FROM HERE ON: Behold the post-photographic manifesto

By Cristina Álvarez Cañas. March 21, 2013


"Attentive to major cultural and social changes, we are pleased to present a manifesto, an exhibition, and a book that reflect not so much an aesthetic trend as a radical about-face in the world of the visual image and communication".

Written by Vicenç Altaió, Director of the Arts Santa Mònica centre, the initial lines and title of the book From Here On highlight the need to face the future - or better said the present - of photography without fear or apprehension. Just 15 years ago - the blink of an eye as far as the history of humanity goes - we still used film rolls, negatives and analogue cameras. Now the 21st Century is here.

And this new millennium goes by the name internet. That is why photographer Joan Fontcuberta said “post-photography is nothing more than photography adapted to our online life” when summarising the concept for novices. Alongside another prestigious photographer, Martin Parr, Director of communications agency KesselsKramer, Erik Kessels, curator of the Pompidou Centre, Clément Chéroux, and the artist Joachim Schmid, he leads this manifesto offered in three languages (Catalan, Spanish and English) that takes the appearance and shape of an illustrated essay, in the widest sense of the word.

Through a series of images these six individuals offer an asymmetrical selection of artists and their projects, all contextualised within the unlimited and interconnected possibilities of the digital and technological era we live in. The 1001 propaganda-fuelled faces of Kim Jong-il - gathered together through anonymous images on a blog that were later published in a book by Marco Bohr - ; the Stopmotion Studies series by David Crawford, which contemplates fractions of seconds in the lives of Tokyo metro passengers; the most indiscreet and voyeur version of Google Street View, recorded by Jon Rafman; and the geeky touch added by former hacker James Howard, who uses the spam nobody is interested in to create multi-coloured collages. These are new expressions of visual language governed by serendipity, where smartphones, Google, Flickr, Tumblr and other social networks provide the fundamental channel.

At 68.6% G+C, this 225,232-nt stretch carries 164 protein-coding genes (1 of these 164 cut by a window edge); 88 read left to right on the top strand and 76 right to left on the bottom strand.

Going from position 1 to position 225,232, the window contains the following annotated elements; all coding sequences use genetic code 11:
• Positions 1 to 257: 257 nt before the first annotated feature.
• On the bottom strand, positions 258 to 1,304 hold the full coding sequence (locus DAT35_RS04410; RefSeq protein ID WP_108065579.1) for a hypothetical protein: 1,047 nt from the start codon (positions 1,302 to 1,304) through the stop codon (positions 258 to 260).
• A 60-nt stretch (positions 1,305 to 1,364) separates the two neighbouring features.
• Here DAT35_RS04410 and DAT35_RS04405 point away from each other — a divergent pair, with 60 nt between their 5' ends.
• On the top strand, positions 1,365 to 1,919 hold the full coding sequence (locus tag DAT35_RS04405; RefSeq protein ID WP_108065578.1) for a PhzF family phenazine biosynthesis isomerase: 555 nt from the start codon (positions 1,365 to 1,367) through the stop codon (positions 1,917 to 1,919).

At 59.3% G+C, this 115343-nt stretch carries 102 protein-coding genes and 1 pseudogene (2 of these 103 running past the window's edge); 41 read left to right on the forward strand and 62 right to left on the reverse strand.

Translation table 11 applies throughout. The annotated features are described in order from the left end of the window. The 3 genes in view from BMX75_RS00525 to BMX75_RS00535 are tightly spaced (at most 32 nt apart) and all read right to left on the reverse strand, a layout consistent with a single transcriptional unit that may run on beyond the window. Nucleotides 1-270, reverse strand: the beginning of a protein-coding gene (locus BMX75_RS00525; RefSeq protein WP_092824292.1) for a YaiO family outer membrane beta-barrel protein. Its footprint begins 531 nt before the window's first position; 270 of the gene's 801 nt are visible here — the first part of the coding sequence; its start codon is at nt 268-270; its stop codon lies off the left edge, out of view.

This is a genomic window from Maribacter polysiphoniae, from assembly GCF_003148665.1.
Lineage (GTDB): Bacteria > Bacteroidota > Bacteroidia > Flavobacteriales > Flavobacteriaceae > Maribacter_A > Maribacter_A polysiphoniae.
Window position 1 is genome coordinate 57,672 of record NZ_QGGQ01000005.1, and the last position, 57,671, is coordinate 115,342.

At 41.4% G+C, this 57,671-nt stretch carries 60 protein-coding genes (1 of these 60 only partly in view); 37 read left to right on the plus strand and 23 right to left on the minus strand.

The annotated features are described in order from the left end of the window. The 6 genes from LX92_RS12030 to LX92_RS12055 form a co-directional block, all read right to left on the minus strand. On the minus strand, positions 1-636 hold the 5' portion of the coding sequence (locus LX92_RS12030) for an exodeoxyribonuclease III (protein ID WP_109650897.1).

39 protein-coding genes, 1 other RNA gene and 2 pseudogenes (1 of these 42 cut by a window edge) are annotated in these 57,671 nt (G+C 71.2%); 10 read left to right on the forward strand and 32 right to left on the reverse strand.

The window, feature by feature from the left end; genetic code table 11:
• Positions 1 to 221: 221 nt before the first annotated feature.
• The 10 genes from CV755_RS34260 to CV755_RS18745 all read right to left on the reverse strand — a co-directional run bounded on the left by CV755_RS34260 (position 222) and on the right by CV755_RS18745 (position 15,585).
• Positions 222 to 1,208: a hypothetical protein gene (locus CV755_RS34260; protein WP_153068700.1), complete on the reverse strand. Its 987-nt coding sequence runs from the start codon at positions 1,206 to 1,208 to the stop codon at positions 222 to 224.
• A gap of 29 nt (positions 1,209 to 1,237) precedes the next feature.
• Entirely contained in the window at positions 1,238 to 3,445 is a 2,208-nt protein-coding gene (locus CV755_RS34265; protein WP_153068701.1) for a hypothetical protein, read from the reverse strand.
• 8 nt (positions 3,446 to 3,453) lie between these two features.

However, beyond the anecdotal within the chaos of the visual ocean that the internet is today, From Here On also puts on paper (in other words makes idle) the driving force and essence of the conceptual projects of artists that we often see on a monitor (in other words in passing). The eye therefore understands the sense of many of those images. It assumes photographic maxims, such as the fact that the level of technical quality is not as important as the story immortalised. In so doing it draws a straight line to reach one of the main dogmas of post-photographic art: "It's not about producing masterpieces it's about prescribing senses".

In the digital era there are many stories, or "senses", that pass in front of our eyes and it is distraction or a nostalgia for anything analogue that is keeping us from enjoying them. From Here On, which - encouraged by Rencontres d’Arles - also serves as a catalogue for the exhibition of the same name in Barcelona's Arts Santa Mònica centre, seems to want to tell us that we should be even more astute than the lens.

“Photos no longer gather memories to keep but messages to send and exchange”, says Joan Fontcuberta, who in true Nietzsche fashion even embraces more revolutionary slogans: “Photography has ended up passing on the baton: post-photography is all that is left of photography”. This book is not suitable for the nostalgic.


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